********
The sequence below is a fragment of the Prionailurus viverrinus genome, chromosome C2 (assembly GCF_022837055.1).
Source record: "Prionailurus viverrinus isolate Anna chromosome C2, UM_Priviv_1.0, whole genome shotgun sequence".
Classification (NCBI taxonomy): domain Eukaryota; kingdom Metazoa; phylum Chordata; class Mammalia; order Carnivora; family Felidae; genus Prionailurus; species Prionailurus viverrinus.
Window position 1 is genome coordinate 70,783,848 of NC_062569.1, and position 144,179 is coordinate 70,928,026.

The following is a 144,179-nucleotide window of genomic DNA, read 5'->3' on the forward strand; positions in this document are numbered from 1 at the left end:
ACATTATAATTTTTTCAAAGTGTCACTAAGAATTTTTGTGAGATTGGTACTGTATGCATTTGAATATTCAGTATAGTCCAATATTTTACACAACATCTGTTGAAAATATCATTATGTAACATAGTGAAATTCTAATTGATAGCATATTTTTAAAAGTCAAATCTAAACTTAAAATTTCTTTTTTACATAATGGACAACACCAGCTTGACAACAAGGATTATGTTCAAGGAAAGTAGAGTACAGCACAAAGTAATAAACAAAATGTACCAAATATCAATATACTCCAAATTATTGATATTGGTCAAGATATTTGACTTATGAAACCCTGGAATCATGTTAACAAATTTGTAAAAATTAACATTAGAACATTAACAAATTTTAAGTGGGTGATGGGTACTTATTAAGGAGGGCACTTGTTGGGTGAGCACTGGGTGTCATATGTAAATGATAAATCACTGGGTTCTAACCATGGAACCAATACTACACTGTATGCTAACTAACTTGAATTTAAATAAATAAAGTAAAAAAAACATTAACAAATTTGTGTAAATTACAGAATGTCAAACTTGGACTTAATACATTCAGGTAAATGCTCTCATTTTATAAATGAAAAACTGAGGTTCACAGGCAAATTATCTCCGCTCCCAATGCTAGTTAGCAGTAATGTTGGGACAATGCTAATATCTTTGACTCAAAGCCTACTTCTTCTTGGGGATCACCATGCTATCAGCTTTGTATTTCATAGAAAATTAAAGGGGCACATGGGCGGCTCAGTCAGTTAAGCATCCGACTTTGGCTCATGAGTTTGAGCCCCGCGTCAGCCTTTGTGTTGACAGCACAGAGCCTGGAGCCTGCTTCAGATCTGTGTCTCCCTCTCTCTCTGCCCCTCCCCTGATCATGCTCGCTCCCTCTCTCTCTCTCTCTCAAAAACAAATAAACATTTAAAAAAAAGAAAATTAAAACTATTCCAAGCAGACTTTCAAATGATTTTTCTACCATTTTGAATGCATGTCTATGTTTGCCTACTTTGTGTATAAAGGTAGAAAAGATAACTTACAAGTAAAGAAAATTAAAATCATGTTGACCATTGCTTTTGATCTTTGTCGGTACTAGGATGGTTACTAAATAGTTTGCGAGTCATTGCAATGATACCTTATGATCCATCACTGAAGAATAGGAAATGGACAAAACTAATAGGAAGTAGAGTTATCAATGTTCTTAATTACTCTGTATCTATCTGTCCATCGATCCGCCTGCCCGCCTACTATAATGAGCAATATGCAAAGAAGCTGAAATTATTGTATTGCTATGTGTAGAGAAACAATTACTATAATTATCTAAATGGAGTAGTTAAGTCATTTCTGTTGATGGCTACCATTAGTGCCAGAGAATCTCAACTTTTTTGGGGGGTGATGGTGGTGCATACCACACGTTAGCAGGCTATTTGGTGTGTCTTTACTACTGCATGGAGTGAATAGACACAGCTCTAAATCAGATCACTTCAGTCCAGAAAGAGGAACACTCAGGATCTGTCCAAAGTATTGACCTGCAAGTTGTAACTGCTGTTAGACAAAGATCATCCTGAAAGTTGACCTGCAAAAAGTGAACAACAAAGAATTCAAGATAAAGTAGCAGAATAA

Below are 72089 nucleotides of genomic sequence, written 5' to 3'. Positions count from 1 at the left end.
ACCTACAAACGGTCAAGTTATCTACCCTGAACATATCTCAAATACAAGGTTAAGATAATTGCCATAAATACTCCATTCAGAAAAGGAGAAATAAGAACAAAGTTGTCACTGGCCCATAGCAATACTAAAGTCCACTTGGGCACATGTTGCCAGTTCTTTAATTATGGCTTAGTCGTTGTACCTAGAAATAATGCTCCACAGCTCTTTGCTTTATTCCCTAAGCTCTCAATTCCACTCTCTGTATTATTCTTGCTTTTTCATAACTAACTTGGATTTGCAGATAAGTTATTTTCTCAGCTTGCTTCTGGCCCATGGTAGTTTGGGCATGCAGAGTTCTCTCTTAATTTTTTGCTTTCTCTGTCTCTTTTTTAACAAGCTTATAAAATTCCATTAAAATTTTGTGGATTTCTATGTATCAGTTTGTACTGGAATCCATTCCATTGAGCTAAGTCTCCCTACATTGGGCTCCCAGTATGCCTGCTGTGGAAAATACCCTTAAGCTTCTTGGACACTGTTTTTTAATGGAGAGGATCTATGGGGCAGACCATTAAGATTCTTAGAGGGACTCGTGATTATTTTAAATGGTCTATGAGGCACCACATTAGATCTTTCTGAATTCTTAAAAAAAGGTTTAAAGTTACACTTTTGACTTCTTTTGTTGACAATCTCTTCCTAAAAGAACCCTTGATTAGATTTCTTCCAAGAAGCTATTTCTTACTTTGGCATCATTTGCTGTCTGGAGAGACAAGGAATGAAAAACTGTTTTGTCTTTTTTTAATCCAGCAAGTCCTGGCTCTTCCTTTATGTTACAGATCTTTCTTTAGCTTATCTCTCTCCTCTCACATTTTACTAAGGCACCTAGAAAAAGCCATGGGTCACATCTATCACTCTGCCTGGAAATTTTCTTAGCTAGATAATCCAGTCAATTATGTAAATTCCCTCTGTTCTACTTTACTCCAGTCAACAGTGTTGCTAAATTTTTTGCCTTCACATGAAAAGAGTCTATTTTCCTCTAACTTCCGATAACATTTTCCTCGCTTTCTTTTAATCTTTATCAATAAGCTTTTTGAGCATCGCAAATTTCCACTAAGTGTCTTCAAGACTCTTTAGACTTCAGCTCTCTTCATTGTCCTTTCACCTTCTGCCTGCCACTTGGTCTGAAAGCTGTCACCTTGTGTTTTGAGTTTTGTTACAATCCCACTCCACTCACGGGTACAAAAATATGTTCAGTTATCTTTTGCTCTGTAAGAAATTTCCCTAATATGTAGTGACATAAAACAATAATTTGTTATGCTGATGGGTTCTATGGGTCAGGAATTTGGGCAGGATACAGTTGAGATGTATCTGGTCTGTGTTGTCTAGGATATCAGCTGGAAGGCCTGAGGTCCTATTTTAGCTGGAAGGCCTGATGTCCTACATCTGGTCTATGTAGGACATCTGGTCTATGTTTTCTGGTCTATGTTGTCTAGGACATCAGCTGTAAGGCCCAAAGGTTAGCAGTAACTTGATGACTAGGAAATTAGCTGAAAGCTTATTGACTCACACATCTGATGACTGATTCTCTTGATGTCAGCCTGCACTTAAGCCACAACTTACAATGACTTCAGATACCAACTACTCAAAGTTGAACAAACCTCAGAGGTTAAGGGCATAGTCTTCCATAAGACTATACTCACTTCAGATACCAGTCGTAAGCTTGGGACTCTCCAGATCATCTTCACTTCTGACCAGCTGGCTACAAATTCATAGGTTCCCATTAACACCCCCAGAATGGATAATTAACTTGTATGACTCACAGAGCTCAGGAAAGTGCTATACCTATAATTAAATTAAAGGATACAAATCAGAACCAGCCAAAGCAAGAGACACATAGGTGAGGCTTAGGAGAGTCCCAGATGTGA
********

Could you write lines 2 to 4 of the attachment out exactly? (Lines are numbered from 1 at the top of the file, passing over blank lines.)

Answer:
Source record: "Prionailurus viverrinus isolate Anna chromosome C2, UM_Priviv_1.0, whole genome shotgun sequence".
Classification (NCBI taxonomy): domain Eukaryota; kingdom Metazoa; phylum Chordata; class Mammalia; order Carnivora; family Felidae; genus Prionailurus; species Prionailurus viverrinus.
Window position 1 is genome coordinate 70,783,848 of NC_062569.1, and position 144,179 is coordinate 70,928,026.